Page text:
Pining for a road trip, I came across a few photos.
Amazing storms we witnessed when driving to and from Ontario a few summers back. One of the things I find absolutely exhilarating about the Prairies is the sky – whether it’s endless, blue and open or robust, dark and brooding like these shots capture. Every day that particular summer was a storm watch day. Not to mention constant tornado worries as the radio and the TV weather channels we were glued to each night in our hotel room seemed to warn of just as we would be leaving an area or driving into an area.
You can see them come from miles. I was in a constant state of open-mouthed awe and terror. I was like a kid, “lookit that!” and ” Oh man it’s massive!” to “Shit that was lightning RIGHT THERE!” and “Is that a funnel cloud starting?!” It was fun.
Here on the North West Coast we’ve been held captive by a stealthy, steel silver, moist oppressor for going on two and half weeks at least. Where is the Mercy! I know the sun shines brilliant just one hundred and so feet above and oh I am starving for it! So what can I do to stave off this hunger, this bone chilling, depressing dampness, to keep from noting how pallid I’ve become, how lethargic, how UHHG?!
This is Moe. The Late Moe I suppose, having passed away last April after sharing 19 years with us.
I captured him in one of his most common states. Napping.
He was a cat unlike most. I know everybody has a cat that is such in their eyes, but he truly was. He wanted to always hang with the humans. He always noticed if there was something new in the house or yard- you could actually see the tiny wheels turning -assessing what was different. He talked (a lot); utterly distinct sounds to emote his thoughts, and to drive it home he looked right into your eyes, searching them for clues to tell if you’re understanding him.
He enjoyed gardening, always lent a helping paw when I was weeding.
But his truest desire and life purpose was to be on a lap. He was a giver. He would purr so deep and contented to bring you to a state of calm and stasis if you will, you don’t want anything to move because he is so into the Lap.
He wasn’t well near the end and we made the hard decision to put him to sleep with the vets help.
Hardest thing we’ve done. Hard.
He has his place in the backyard next to Miss Kitty, she died at 18 at home a year before Moe, Smokey our Schipperke- 2001, and Chinook who died 30 years ago.
He was a strong personality in our house and he is missed.
This is a photograph I took last February so although it isn’t recent I felt it was one I wanted to share for this topic as not only is it rather minimalist in composition, it seems to me to pack a message, analogy or metaphor if you will.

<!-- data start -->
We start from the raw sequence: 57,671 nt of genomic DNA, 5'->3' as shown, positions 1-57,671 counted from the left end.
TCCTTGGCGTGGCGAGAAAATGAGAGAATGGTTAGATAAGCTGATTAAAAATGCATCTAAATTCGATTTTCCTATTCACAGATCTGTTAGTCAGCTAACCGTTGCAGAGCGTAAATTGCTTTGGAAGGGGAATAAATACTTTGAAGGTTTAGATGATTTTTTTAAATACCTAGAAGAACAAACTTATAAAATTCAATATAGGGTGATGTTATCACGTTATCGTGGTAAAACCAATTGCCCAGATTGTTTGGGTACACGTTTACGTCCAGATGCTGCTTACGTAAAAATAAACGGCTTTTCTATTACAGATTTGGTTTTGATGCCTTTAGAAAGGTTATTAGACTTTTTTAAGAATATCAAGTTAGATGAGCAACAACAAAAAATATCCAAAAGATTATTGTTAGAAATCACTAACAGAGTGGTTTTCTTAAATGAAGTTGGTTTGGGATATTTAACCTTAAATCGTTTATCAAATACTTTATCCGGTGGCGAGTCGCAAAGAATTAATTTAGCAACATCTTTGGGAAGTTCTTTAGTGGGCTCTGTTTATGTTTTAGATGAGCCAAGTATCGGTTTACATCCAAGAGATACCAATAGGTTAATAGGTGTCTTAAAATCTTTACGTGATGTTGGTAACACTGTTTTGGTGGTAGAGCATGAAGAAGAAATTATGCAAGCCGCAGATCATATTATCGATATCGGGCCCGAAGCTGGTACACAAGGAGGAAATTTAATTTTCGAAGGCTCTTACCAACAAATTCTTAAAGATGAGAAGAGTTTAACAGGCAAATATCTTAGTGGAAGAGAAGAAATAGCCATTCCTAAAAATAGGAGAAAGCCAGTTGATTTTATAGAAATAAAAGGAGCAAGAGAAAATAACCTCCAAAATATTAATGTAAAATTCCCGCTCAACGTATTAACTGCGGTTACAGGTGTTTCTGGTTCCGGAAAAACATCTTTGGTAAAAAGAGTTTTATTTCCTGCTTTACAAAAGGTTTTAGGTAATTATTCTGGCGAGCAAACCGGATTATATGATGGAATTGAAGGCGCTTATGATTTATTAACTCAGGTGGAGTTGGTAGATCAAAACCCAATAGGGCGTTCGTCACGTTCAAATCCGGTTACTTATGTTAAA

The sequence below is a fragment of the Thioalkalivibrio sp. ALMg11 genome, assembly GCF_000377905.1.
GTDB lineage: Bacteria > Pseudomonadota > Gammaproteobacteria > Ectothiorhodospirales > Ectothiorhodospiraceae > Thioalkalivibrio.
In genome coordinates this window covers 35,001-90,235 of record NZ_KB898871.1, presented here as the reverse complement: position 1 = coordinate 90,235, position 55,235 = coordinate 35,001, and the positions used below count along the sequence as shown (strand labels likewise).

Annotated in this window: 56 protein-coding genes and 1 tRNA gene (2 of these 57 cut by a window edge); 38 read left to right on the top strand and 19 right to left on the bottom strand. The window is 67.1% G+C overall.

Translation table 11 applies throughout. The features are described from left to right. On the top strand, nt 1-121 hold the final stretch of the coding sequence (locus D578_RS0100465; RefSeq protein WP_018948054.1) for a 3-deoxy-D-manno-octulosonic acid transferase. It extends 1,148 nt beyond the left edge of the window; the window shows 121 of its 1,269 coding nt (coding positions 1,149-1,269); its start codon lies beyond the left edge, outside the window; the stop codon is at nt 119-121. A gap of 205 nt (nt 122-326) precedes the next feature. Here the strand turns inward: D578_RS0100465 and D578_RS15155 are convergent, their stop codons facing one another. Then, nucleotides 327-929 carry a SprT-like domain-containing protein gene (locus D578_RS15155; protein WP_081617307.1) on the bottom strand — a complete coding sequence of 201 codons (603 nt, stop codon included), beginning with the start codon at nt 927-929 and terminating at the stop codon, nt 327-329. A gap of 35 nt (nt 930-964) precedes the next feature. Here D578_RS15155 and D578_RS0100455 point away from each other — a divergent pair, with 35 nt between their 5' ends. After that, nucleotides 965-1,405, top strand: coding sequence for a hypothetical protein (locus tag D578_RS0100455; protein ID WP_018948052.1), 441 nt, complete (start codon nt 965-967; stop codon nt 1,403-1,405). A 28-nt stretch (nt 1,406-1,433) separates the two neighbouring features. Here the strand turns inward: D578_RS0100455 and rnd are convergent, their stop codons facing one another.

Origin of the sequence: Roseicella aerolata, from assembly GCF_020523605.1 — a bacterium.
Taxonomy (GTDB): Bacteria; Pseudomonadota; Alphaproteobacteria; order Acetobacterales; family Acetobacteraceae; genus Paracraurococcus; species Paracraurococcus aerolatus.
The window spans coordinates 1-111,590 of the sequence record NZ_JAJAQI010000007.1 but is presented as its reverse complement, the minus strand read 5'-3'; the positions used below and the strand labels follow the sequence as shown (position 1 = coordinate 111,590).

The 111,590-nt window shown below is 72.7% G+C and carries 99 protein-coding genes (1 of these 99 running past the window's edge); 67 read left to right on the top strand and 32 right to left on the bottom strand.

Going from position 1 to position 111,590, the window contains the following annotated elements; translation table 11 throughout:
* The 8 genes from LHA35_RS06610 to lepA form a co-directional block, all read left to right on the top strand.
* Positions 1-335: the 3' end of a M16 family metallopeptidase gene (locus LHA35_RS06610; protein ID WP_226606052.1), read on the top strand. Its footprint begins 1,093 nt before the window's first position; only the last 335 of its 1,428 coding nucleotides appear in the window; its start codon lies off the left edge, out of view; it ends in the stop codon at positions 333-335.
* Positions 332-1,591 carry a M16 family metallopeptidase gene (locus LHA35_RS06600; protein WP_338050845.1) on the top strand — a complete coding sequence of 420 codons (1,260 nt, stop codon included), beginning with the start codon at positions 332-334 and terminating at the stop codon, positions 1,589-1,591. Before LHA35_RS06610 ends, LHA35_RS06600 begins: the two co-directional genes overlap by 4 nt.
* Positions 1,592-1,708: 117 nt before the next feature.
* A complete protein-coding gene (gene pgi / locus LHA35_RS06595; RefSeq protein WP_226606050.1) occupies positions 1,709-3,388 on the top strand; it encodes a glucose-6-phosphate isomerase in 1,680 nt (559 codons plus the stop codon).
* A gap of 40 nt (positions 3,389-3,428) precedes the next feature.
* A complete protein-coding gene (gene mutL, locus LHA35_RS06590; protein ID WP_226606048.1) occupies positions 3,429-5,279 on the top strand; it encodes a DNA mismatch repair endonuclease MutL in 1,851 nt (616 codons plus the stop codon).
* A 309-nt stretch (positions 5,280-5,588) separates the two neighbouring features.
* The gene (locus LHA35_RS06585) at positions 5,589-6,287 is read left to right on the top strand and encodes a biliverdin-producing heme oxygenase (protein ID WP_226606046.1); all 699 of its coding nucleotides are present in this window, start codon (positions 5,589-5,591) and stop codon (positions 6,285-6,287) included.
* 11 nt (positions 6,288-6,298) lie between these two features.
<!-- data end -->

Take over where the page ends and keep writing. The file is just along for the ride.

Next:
The message being “Between a rock and a hard place“, or my favorite because of its positive connotations “Bloom where you are planted.“
Exquisite solitude of a foggy beach front. Alone in these moments where the plunge into deep self reflection comes easily. Insights are teased out of the congestion of a run ragged life. These moments when we meet ourselves again and remember who we are, and the dreams we once dreamed.
And then there is the solitude from the perspective of a seagull while digesting a large starfish. Very lonely time for him. Cant fly, paddle in the water, nor interact with his cohorts. Must sit alone. Digesting.
Better late than never, having missed the first couple of days of Blog U Photography 101- Just me bringing up the rear. I didn’t want to miss the opportunity to post regarding this particular theme about Water. It has quite frankly been my life in every way.
Born in Southern California I not only spent most of my free childhood time at Huntington Beach, we also had a pool in our backyard where at 5 years old I first became a fish. Never swimming on top of the water- always under.
When I was 14 my family moved to British Columbia, our first house was a modest home right on the waterfront. My aunt gave me a row boat to use in the bay and I did any chance I could. I would row out as far as I could and sit and think.
Today I’m living on a small island surrounded by water, married to a man who’s passion is sailing (and being a Cancer makes him a “water sign”)- we bought a 30 foot sailboat a year after we married and have her still – and each other- 24 years later.
And each day when I go and return from work I take my boat 1.5 km across the water, winter and summer, storm, fog or clear and calm.
Of course one more thing – I live on the Vancouver Island coast. It rains a lot!